This story is published in partnership with Reveal from the Center for Investigative Reporting.
It was Saturday, May 30, just five days after Minneapolis police Officer Derek Chauvin squeezed the final breath out of George Floyd, digging his knee into the back of Floyd’s neck for more than 9 minutes as he cried out in anguish for help. In the midst of a pandemic that had already claimed a disproportionate number of Black lives, people across the country flooded the streets to protest the national epidemic of police violence against Black communities. It wasn’t just Minneapolis and large coastal cities like Los Angeles and New York that rose up in anger, but also smaller, whiter towns, some of them deep inside Trump country. Like the struggling Rust Belt town of Erie, Pennsylvania, a former industrial hub that’s lost nearly two-thirds of its manufacturing jobs and a quarter of its population over the last half-century. In 2016, Donald Trump won Erie County by 2 points.
“Some might call it a little racist town,” said Melquan Barnett, 28, who was born and raised in Erie’s segregated and impoverished east side. He described a childhood marked by witnessing local police target and harass young men of color in a city where 38 percent of the Black population lives below the poverty line. “In my experience, it’s never been a good city for a Black man to be in,” he said.
Watching the video of Floyd’s death sparked a deep well of anger inside him, built up, he said, over years of living in a system designed to protect those who kill unarmed Black people. “As you know, there was many more before George Floyd,” he said. “We’re tired of people being quiet.”
Barnett arrived downtown late that Saturday evening, just as night was falling. A crowd of people was gathered outside the Erie police station, and tensions were rising. Some protesters started banging on the main door. When somebody threw a rock at the window, a SWAT team emerged.
“It was like a movie,” Barnett said, describing police “kitted up like they were about to go to war,” attacking protesters with tear gas and mace. One widely shared video from that night shows police kicking a young white woman who refused an order to disperse.
“You keep pushing somebody, eventually something’s going to happen,” Barnett said. “They’re going to stand up for themselves.”
A few blocks away, Ember+Forge, a high-end coffee shop, occupies the space of a former candle factory. The space and the name both invoke Erie’s lost manufacturing past, as well as owner Hannah Kirby’s vision for helping revitalize the city’s battered economy. The night of the protest, Kirby was at home with her husband and two dogs, hearing about the demonstrations secondhand from one of her employees. “She said it was so beautiful,” Kirby said. “A community coming together. It just felt really, really powerful.”
Kirby, 32, was drifting off to sleep when her employee called again. There was a fire inside the coffee shop, the employee said. People were sharing videos of the fire on social media. Kirby found one shot from the street, so she couldn’t see anyone’s faces. But she could make out an ominous orange glow behind the shattered windows.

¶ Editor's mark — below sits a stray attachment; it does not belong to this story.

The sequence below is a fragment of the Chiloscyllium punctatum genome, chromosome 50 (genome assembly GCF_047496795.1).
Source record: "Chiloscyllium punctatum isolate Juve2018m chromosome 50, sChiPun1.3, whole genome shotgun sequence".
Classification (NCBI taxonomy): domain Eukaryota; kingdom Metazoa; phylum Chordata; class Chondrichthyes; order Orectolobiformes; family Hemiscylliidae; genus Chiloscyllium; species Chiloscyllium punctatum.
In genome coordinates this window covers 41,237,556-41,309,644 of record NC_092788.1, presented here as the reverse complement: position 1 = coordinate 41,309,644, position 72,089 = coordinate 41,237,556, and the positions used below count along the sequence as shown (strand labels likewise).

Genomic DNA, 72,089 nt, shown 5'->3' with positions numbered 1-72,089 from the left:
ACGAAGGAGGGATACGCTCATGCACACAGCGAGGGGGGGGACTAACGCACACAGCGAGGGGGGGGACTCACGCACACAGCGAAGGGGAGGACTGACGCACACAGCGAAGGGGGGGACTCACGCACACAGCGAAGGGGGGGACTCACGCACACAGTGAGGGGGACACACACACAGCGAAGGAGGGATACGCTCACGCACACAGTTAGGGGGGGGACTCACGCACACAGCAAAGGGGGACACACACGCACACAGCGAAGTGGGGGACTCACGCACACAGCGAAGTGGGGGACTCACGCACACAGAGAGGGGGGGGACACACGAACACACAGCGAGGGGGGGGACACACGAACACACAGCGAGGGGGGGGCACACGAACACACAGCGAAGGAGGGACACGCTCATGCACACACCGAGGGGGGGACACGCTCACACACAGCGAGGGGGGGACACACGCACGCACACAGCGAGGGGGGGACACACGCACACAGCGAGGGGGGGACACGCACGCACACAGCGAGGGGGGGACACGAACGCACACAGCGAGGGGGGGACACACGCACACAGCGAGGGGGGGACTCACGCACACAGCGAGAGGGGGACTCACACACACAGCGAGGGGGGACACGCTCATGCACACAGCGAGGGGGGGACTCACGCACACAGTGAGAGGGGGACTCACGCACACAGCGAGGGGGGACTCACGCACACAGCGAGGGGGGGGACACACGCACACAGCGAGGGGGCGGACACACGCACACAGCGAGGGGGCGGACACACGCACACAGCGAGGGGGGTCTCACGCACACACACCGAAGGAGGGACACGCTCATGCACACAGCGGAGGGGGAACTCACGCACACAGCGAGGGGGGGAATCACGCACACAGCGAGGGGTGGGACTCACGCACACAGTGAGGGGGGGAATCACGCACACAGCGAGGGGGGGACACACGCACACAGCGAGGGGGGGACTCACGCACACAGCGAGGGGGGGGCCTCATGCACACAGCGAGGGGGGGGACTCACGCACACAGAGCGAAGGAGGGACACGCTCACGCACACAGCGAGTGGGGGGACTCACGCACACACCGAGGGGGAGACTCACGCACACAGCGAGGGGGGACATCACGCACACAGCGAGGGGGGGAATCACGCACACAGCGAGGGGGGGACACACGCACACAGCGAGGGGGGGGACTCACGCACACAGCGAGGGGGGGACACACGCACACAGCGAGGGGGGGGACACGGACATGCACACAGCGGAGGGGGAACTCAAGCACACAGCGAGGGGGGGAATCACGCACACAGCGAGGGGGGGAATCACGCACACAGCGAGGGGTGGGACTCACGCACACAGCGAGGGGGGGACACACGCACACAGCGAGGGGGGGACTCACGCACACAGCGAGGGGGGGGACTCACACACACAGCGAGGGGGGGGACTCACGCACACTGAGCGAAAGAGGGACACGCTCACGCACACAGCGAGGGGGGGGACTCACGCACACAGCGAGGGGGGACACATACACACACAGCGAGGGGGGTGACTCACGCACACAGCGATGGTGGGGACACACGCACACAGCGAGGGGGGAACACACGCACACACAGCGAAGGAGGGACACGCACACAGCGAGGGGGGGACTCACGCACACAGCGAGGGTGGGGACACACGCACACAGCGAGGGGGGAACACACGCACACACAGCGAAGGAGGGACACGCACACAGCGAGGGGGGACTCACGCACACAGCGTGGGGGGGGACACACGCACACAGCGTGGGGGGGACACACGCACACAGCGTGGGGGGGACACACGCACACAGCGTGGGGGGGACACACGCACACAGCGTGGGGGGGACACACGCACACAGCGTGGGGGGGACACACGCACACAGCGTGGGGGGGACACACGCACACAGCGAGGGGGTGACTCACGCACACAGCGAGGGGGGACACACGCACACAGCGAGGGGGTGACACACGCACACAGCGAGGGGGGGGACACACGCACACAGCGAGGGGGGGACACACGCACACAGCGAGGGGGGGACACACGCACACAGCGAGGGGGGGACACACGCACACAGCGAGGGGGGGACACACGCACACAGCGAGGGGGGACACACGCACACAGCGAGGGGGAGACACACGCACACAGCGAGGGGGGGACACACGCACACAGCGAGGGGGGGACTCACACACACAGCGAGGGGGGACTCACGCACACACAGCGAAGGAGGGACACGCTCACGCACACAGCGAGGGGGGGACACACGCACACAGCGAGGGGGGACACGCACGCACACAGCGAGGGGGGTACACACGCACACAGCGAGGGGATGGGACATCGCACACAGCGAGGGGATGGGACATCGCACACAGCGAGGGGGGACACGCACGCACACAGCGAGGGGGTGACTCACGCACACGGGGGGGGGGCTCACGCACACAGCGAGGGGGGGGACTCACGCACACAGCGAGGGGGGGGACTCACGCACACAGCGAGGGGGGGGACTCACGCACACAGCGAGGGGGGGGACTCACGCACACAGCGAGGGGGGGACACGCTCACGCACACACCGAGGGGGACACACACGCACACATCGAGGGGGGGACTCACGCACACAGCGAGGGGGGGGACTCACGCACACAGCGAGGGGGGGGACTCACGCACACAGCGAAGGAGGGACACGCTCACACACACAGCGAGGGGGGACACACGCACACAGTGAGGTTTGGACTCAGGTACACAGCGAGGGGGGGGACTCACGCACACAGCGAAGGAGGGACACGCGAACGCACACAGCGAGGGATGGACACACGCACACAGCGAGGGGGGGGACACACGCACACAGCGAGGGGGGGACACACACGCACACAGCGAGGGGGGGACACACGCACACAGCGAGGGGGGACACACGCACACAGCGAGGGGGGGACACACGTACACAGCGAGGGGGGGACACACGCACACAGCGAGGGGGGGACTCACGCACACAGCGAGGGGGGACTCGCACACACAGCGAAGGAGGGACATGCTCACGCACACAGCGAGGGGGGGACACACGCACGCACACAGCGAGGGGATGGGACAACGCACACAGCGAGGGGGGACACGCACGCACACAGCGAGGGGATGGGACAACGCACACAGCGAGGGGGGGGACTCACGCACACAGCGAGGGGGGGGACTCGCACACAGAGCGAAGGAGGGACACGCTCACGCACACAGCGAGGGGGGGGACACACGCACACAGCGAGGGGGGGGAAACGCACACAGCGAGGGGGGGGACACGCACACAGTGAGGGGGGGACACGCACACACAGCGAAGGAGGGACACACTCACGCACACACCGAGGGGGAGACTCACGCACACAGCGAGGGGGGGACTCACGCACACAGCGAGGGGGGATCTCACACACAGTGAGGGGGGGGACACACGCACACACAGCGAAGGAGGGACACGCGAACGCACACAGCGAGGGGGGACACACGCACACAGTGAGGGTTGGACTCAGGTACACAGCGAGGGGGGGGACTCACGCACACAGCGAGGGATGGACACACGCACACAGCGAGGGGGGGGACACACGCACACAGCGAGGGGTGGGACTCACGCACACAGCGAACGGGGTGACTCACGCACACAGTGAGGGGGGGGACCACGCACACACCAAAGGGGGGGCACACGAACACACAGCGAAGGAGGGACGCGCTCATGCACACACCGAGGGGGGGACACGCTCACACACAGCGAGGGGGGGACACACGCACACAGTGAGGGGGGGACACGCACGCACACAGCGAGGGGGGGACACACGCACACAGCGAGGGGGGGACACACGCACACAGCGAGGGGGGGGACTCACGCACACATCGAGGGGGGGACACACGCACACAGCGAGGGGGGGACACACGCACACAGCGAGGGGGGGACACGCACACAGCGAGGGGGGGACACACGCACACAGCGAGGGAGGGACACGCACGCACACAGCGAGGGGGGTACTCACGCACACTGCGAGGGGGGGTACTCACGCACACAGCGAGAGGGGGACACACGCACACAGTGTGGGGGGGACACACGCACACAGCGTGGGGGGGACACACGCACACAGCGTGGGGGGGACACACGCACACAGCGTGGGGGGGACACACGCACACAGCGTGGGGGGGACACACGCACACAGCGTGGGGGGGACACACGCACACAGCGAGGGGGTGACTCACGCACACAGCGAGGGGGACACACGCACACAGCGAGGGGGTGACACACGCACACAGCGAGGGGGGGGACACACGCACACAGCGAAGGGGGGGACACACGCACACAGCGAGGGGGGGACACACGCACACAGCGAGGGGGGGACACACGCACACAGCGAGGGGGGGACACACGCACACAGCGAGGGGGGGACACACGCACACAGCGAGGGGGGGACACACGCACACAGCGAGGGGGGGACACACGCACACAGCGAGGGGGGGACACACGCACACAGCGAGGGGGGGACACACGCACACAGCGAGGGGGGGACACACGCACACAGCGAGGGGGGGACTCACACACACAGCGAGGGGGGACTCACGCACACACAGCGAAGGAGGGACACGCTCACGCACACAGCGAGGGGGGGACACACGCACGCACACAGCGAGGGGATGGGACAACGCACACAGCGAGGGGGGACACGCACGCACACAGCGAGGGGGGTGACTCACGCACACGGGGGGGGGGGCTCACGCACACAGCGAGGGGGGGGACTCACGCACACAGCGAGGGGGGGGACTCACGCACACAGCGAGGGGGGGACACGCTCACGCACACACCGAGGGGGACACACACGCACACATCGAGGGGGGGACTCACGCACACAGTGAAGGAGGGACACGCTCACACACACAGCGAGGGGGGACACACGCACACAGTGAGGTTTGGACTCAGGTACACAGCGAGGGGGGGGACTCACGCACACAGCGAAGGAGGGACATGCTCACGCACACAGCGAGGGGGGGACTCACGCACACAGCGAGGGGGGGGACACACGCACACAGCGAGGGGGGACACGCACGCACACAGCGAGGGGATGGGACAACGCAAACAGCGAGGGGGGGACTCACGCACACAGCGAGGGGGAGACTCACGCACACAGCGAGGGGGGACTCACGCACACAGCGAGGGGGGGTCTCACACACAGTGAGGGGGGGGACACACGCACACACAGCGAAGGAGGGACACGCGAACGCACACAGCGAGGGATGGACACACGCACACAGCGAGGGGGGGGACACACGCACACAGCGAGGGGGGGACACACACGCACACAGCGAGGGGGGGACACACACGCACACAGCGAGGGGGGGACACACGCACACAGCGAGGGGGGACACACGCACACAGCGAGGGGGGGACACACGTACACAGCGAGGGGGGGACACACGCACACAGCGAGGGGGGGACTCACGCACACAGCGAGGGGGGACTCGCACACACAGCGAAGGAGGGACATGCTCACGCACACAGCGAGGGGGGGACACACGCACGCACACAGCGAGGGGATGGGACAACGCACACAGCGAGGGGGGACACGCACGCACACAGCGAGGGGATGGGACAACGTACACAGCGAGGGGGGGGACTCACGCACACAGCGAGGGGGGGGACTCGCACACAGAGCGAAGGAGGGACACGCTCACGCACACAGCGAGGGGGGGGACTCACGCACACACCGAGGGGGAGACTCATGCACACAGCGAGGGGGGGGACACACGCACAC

“Certainly, in that moment, that was gut wrenching, because in my brain, you know, that’s it, right? The building is going to go up!” Kirby said.
Images flashing across her TV screen showed lines of police in riot gear standing at the intersection outside her coffee shop. Local news reports described scenes of chaos with demonstrators throwing fireworks and police deploying tear gas. Kirby panicked as she imagined having to close down for good.
Just after midnight, the city put out a statement on Twitter: “The peaceful protest in downtown Erie has turned into a riot. The situation has escalated, and we are in a state of emergency. Do not go downtown.”
That Saturday night was the first time Barnett had ever gone to a protest. A self-described family man, he used to spend his spare time hanging out with his two sons, 6 and 9; coaching his younger son’s football team; and when he could, he said with a laugh, baking desserts like banana pudding cake and strawberry cake for the elderly ladies in the neighborhood.
Barnett had been working as a forklift operator when he was laid off last year. He’d been looking for similar jobs with little luck, and then COVID-19 struck, and no one was hiring. At the height of the pandemic, on April 12, Barnett’s ex-girlfriend, who was living in Detroit, gave birth to his first daughter. “She was going to be the first lady of the family,” he said, smiling. “The whole family was excited to embrace her and bring her in.”
But less than a month after she was born, before Barnett even had a chance to hold her, his infant daughter died.
Barnett was still reeling from the loss when protests erupted over Floyd’s killing. Watching the collective expressions of grief and outrage in city after city, something shifted inside him, he said. He’d never seen anything like it before, not on television and certainly not in Erie. It left him with an unshakeable feeling that history was being made—and he wanted to be part of it. For the first time in a long time, he felt inspired, even a little hopeful that things might change.